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Chadbourne & Parke Lawsuit Challenges Unequal Pay for Female Partners
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Summary: A pending lawsuit challenges the gender pay gap in a Big Law firm. 

It’s a known fact that partners at law firms don’t make the same amount of money, but it’s unclear why. But one thing has been proven, female partners tend to make less than their male counterparts, and a recent lawsuit filed by attorney Kerrie L. Campbell against Chadbourne & Parke has illuminated this alleged problem.

  
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In late 2016, Campbell filed a lawsuit against the New York-based firm because she said she was paid less than the male partners, according to The New York Times. This year, two other female partners joined her $1oo million lawsuit, and in the complaint, they allege that they have been “systematically disparately underpaid, systematically shut out of firm leadership, demoted, de-equitized and terminated.”

Campbell said that she was shut out of decision-making and that the firm had underpaid her $2.7 million. Her lead counsel said last August that Chadbourne was stuck in the “dark ages” when it came to how it treats women.

“Chadbourne & Parke seems to be operating in the dark ages when it comes to gender equality,” attorney David Sanford said. “Chadbourne may talk a good game about treating its lawyers fairly and equally, but Ms. Campbell’s allegations shows that at Chadbourne gender discrimination is standard operating procedure.”

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In March, Mary T. Yelenick joined Campbell’s lawsuit. Yelenick had spent 35 years at Chadbourne & Parke, and when she had decided to join the discrimination suit, she had already retired from her esteemed position as chairwoman for product liability.

“My decades of experience has made me aware of the many ways — both overt and more subtle — in which both institutional structures and informal practices continue to work to impede the advancement, and discount the contributions, of women,” Yelenick said to The New York Times.



Later, a third female partner, Jaroslawa Z. Johnson, joined the lawsuit because Chadbourne allegedly paid her less than her male partners even though she generated more revenue.

Chadbourne has already argued in legal papers that the three partners were paid differently because each had “unique experiences and roles,” and that their lawsuit was meritless because they were not covered by federal equal pay protections because they were partners, not employees. The law firm has also called Campbell’s suit a “smear campaign” and a cash grab.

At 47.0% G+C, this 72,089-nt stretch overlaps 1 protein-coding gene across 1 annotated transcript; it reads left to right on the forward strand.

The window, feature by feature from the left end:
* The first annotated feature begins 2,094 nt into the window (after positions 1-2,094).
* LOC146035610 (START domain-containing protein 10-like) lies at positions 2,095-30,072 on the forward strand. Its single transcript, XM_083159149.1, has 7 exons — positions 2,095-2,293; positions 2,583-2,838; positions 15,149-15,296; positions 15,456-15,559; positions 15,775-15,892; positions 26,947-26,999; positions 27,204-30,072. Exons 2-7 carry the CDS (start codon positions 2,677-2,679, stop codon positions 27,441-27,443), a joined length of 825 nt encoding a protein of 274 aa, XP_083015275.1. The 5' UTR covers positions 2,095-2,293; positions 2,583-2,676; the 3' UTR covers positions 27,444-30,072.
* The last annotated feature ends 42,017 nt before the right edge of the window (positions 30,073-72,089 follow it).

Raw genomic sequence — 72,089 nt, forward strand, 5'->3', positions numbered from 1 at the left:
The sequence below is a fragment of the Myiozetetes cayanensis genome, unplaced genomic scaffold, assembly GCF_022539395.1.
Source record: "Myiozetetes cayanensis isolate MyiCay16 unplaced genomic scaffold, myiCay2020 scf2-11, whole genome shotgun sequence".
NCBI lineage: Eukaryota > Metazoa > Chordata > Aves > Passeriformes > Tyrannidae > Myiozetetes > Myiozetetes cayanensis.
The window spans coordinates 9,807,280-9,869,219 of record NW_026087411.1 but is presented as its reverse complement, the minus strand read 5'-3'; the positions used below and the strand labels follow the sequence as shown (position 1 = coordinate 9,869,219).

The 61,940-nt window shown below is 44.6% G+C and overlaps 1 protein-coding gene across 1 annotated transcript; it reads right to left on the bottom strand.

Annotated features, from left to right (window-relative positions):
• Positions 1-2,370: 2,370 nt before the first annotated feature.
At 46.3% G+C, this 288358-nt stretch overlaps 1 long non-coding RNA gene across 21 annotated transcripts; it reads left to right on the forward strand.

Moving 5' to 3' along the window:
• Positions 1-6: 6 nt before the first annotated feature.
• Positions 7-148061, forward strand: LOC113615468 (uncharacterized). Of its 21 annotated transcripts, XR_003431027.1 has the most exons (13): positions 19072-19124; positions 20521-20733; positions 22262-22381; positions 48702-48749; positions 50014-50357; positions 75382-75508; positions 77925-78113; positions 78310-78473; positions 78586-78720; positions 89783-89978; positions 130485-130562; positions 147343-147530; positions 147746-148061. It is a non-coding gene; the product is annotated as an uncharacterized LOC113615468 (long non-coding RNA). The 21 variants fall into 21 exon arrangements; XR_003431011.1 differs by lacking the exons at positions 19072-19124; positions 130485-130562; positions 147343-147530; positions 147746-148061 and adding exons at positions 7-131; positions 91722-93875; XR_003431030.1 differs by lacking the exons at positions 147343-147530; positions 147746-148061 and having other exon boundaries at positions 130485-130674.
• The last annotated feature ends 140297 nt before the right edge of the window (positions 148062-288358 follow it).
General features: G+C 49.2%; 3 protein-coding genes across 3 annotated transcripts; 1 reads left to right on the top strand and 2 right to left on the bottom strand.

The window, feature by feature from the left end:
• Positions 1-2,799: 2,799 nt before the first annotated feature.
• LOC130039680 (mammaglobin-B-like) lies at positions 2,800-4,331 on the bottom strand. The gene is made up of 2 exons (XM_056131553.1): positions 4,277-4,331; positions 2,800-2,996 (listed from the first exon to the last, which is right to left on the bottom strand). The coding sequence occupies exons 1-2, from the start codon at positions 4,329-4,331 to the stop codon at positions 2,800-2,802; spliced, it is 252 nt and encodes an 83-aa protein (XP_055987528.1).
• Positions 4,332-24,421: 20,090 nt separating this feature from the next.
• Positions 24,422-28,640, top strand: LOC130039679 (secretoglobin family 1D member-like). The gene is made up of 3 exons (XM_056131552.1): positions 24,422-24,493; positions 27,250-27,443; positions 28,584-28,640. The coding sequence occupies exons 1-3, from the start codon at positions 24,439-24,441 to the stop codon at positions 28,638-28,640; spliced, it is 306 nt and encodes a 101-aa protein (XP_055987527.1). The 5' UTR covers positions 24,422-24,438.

According to The New York Times, this lawsuit has “spurred discussions about pay among women at other large law firms.”

“For women who question the fairness in partnership compensation, the customary solution had been to quietly move to another firm. A number of female lawyers are now arguing that the legal profession has had ample time to get used to women in its ranks and needs to be held accountable, either in court or in mediation or arbitration.

Barely 20 percent of women have reached firm partnership status despite the high number of women who are entry-level associates at many major firms. When they graduate from law school — where women are now just over half of students — women are paid in lock step with male colleagues, but once they make partner, their compensation can be widely divergent from that of their male counterparts.

Female law partners on average earn about one-third, or about $300,000, less annually than their male colleagues, according to a survey of 2,100 partners at law firms nationwide released last fall by a legal search firm, Major, Lindsey & Africa. Over several years, that adds up quickly to a million dollars or more in lost compensation for a female lawyer.”

According to the lawsuit, Chadbourne releases data about partner pay, and this report shows the glaring gap between male and female partner pay at the firm. The plaintiffs state that in 2013 the gender gap was 40% and last year, it was 21%.

One of the most common reasons cited for female partners being paid less is that they bring in less business. Yelenick told The New York Times that often females are incorrectly not credited for business origination, and another theory is that women are not given certain lead-generating opportunities such as outside socializing or passed down business.

While it is unclear what will happen in this case, Chadbourne has already sent a message that they will not tolerate accusations. In April, they fired Campbell in what many deemed to be a surprising public relations move.

Source: The New York Times

Do you think this lawsuit has merit? Let us know in the comments below.



 

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